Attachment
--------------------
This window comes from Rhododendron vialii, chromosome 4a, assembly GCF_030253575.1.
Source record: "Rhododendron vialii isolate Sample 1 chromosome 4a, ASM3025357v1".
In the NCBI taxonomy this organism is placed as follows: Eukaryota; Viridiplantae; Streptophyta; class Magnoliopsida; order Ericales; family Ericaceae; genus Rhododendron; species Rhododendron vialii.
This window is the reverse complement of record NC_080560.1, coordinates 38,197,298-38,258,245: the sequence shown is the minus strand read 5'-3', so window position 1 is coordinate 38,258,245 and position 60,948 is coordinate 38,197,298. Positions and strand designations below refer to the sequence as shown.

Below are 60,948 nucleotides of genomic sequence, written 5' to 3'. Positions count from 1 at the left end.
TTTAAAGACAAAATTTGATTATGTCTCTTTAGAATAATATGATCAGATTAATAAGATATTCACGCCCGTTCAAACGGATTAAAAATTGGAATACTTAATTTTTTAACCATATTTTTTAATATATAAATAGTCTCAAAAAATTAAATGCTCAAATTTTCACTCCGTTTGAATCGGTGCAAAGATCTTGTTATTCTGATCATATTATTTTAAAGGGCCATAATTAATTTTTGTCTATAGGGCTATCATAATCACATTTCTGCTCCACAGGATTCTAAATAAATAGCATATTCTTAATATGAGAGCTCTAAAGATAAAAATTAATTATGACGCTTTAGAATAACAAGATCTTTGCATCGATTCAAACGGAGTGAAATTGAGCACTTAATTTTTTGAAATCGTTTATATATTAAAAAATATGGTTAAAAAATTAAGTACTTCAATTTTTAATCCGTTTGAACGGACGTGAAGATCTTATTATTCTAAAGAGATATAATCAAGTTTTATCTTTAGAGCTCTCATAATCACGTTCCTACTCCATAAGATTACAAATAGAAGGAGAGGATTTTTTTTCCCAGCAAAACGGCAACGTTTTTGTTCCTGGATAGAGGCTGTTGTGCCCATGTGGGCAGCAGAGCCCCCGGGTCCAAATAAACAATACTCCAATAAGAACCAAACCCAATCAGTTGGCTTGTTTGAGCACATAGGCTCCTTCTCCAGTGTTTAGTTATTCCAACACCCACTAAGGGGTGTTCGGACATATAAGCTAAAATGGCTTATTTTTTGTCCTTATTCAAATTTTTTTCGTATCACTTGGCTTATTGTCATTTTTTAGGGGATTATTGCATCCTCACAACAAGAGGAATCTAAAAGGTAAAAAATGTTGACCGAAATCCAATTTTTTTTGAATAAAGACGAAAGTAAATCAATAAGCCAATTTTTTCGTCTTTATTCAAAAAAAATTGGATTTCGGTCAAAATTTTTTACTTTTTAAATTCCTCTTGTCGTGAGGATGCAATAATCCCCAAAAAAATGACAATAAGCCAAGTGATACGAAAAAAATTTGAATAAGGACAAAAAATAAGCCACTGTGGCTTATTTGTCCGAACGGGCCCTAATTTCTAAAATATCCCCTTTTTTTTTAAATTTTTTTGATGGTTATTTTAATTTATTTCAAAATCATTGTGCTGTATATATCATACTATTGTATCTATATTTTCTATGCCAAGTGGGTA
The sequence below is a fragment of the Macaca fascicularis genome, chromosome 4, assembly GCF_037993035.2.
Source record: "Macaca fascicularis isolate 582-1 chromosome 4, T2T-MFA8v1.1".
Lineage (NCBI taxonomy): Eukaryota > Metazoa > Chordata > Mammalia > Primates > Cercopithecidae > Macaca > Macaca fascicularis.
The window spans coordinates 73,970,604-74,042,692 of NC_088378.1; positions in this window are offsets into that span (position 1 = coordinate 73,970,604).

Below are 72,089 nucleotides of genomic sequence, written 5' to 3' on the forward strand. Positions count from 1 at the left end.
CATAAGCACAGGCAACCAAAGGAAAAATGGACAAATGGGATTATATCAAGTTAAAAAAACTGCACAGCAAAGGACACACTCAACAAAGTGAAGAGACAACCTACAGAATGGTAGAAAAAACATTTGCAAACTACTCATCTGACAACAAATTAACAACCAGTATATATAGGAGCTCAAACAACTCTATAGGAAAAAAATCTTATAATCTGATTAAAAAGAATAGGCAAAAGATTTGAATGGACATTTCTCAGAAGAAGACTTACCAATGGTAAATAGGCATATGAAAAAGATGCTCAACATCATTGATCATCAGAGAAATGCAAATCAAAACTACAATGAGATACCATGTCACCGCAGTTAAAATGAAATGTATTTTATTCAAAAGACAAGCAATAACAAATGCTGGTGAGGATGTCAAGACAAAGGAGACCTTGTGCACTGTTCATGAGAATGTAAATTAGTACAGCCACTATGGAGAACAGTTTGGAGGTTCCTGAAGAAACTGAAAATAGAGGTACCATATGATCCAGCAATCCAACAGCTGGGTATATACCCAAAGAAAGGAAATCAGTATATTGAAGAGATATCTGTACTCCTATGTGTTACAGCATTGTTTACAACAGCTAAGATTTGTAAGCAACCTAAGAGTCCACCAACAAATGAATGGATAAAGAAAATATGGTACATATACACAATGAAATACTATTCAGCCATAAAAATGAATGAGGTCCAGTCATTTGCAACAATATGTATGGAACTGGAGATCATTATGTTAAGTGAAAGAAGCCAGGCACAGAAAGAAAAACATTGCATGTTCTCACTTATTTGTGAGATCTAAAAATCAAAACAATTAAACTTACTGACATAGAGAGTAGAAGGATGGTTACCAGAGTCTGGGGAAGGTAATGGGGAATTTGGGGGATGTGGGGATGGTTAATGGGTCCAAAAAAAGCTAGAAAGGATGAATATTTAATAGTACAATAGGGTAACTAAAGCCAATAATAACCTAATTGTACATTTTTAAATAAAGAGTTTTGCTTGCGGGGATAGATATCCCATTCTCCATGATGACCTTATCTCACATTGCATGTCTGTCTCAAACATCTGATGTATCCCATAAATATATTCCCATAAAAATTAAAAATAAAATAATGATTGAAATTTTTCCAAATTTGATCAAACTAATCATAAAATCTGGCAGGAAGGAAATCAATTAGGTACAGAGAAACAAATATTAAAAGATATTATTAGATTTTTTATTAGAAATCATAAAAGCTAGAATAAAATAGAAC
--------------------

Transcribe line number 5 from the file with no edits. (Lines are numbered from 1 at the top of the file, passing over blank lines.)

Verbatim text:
Below are 60,948 nucleotides of genomic sequence, written 5' to 3'. Positions count from 1 at the left end.